Trends in U.S. Trade

November 13, 2008

The September goods and services deficit of $56.5 billion represented an eleven-month low. Oil accounted for all of the improvement. The big picture, however, is one of stalled improvement. The deficit of $59.4 bn over the first nine months of 2008 was 1.0% wider than a year earlier in contrast to a 9% shrinkage in the deficit between January-September 2006 and the first nine months of 2007. Normally, J-curve effects, wherein export prices rise relative to import prices because of a strengthening dollar, would be expected to have reduced the trade deficit in 2008, but any such benefits were neutralized by the higher bill for imported energy. Energy imports are now dropping rapidly, but the volume effects of a stronger dollar and weaker export markets will mitigate any reduction of the trade imbalance. Opec’s share of the deficit spiked to 24.1% in January-September from 15.2% a year earlier but receded to 18.0% in September alone. The table below presents the contributions to America’s trade deficit from major regional blocs, expressed as a percentage of the overall deficit in the indicated period. The deficit shares are not exhaustive and thus do not add up to 100.0%, although they capture most of the total gap. One sees that China is filling most of the trade gap vacated by Opec’s shrinking share. On November 11th, China reported a record global trade surplus of $35.2 billion for October, compared to $29.3 bn in September and $21.4 bn per month during the year to September. U.S. trade numbers today were for September, so China’s release suggests that the U.S. imbalance could widen even though oil prices fell further last month.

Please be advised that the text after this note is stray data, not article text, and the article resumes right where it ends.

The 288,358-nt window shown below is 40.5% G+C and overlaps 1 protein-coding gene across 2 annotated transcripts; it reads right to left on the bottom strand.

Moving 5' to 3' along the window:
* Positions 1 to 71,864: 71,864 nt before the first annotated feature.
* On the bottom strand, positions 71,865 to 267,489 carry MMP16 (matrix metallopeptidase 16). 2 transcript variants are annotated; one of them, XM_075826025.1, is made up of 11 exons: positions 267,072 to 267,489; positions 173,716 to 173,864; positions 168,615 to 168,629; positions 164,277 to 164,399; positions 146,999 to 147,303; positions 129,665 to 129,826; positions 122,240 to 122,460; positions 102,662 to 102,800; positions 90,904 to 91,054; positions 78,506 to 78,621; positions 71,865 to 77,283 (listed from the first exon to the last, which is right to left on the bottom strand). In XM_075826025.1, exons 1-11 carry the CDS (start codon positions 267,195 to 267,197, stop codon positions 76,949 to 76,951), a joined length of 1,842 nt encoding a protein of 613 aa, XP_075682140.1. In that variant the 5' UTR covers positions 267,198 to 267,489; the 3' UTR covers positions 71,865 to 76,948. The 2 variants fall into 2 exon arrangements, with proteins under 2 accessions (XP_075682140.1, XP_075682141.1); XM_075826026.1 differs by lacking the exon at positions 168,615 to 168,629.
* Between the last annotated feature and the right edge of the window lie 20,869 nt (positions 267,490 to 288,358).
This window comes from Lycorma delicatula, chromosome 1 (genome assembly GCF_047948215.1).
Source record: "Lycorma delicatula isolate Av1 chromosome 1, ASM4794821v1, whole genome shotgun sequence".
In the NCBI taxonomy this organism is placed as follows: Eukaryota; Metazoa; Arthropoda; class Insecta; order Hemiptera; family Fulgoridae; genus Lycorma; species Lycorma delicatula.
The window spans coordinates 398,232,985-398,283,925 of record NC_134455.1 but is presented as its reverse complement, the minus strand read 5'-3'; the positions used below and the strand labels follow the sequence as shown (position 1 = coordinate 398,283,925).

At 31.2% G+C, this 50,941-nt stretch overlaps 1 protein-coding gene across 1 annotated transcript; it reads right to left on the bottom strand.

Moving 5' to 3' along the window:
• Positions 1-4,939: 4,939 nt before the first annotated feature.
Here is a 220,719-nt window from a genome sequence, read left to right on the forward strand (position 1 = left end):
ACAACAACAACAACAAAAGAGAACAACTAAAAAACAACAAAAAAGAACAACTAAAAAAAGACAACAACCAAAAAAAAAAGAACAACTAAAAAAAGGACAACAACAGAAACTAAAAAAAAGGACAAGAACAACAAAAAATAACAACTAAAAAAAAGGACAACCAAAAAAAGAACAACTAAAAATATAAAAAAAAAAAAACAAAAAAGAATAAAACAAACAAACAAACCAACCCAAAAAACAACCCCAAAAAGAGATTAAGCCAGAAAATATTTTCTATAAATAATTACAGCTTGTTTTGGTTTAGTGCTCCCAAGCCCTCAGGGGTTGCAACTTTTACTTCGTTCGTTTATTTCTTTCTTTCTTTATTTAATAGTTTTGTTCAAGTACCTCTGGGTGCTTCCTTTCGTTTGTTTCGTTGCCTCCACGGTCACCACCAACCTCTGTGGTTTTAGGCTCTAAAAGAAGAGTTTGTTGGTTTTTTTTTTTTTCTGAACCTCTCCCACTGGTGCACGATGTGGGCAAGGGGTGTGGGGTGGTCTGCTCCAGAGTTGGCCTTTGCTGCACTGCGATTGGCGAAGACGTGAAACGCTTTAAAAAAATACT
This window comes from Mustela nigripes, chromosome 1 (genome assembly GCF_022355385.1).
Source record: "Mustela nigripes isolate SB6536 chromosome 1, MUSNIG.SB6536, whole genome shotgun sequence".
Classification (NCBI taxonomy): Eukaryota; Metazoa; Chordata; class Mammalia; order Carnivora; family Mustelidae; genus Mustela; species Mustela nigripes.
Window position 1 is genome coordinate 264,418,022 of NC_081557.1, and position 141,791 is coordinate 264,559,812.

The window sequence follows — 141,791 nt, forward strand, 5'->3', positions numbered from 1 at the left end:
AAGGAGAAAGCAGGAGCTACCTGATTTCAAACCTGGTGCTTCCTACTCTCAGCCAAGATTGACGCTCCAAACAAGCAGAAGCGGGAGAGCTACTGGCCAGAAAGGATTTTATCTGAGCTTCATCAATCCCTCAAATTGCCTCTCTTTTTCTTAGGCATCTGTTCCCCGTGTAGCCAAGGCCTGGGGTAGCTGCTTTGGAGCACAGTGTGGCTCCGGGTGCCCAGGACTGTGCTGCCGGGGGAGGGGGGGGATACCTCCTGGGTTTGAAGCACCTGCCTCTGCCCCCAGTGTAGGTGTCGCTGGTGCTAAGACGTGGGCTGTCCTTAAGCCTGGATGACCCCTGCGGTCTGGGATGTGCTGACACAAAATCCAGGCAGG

% of Deficit Opec China Western Hemisphere Europe Other Pacific Rim
September 18.0% 37.5% 21.0% 12.9% 9.5%
Jan-Sept ’08 24.1% 31.2% 21.8% 13.0% 10.1%
Jan-Sept ’07 15.2% 32.0% 21.5% 14.7% 14.2%


U.S. new unemployment insurance claims increased 6.6% last week and averaged 491K over the last four weeks. The four-week average was not too much greater than the average during the previous four weeks to October 11th of 485K, but the 516K of new jobless claims in the week to November 8th suggests that November as a whole will see a large jump. New claims made a big rise between the four weeks to September 13 (446K per week) and the four weeks to October 11th (485K) and earlier between the four weeks to July 19th (382K) and the four weeks to August 16th (446K). The pace of deterioration has progressed in fits and starts and seems to be undergoing another quantum increase this month. When this gauge of layoffs rises sharply, an immediate hit is felt in private consumption especially since households will not be predisposed to depleting wealth in light of deep declines in the price of houses and financial asset portfolios. On the contrary, the savings rate — income not spent on immediate consumption — was only 1.3% in 3Q08. The historically normal savings rate had generally hovered between 6% and 8% in the final quarter of the 20th century. A sudden reversion to such a level, super-imposed over lower disposable incomes as unemployment rises, would be catastrophic. Let’s hope that any upward adjustment proceeds very gradually, as incentives are now in place for households to attempt to boost savings.



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